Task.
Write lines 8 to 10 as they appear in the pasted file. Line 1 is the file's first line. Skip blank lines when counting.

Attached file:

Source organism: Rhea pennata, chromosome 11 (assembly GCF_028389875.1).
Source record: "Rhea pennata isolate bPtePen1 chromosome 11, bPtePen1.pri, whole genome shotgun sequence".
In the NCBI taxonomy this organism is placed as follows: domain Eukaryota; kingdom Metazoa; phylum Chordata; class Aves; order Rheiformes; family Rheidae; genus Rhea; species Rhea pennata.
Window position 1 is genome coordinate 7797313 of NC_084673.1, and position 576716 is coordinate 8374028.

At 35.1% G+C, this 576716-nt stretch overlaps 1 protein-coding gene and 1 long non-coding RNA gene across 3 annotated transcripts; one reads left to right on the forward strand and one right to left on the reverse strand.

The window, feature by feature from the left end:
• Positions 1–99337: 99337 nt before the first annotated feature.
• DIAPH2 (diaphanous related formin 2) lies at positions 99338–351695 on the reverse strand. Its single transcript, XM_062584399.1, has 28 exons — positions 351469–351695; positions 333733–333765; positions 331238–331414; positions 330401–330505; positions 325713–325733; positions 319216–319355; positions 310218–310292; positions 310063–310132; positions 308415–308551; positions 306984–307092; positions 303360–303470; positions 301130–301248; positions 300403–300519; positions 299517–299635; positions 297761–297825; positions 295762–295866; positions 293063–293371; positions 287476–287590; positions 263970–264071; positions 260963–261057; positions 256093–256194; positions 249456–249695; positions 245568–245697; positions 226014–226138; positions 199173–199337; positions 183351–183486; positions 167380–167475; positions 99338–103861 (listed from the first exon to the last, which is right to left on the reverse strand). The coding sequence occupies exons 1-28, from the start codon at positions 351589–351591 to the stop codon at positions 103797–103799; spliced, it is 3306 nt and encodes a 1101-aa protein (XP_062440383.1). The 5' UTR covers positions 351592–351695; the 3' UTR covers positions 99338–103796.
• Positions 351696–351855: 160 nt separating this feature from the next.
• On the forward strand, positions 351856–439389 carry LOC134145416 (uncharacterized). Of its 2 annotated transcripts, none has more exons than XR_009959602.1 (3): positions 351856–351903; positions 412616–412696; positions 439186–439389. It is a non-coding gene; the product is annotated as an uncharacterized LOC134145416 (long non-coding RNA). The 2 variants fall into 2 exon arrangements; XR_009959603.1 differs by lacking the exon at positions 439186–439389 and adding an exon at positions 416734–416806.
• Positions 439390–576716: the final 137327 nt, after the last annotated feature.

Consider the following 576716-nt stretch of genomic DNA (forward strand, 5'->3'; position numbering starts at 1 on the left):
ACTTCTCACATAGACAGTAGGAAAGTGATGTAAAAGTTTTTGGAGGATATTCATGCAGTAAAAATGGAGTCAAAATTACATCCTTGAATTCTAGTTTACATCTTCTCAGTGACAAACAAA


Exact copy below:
• DIAPH2 (diaphanous related formin 2) lies at positions 99338–351695 on the reverse strand. Its single transcript, XM_062584399.1, has 28 exons — positions 351469–351695; positions 333733–333765; positions 331238–331414; positions 330401–330505; positions 325713–325733; positions 319216–319355; positions 310218–310292; positions 310063–310132; positions 308415–308551; positions 306984–307092; positions 303360–303470; positions 301130–301248; positions 300403–300519; positions 299517–299635; positions 297761–297825; positions 295762–295866; positions 293063–293371; positions 287476–287590; positions 263970–264071; positions 260963–261057; positions 256093–256194; positions 249456–249695; positions 245568–245697; positions 226014–226138; positions 199173–199337; positions 183351–183486; positions 167380–167475; positions 99338–103861 (listed from the first exon to the last, which is right to left on the reverse strand). The coding sequence occupies exons 1-28, from the start codon at positions 351589–351591 to the stop codon at positions 103797–103799; spliced, it is 3306 nt and encodes a 1101-aa protein (XP_062440383.1). The 5' UTR covers positions 351592–351695; the 3' UTR covers positions 99338–103796.
• Positions 351696–351855: 160 nt separating this feature from the next.
• On the forward strand, positions 351856–439389 carry LOC134145416 (uncharacterized). Of its 2 annotated transcripts, none has more exons than XR_009959602.1 (3): positions 351856–351903; positions 412616–412696; positions 439186–439389. It is a non-coding gene; the product is annotated as an uncharacterized LOC134145416 (long non-coding RNA). The 2 variants fall into 2 exon arrangements; XR_009959603.1 differs by lacking the exon at positions 439186–439389 and adding an exon at positions 416734–416806.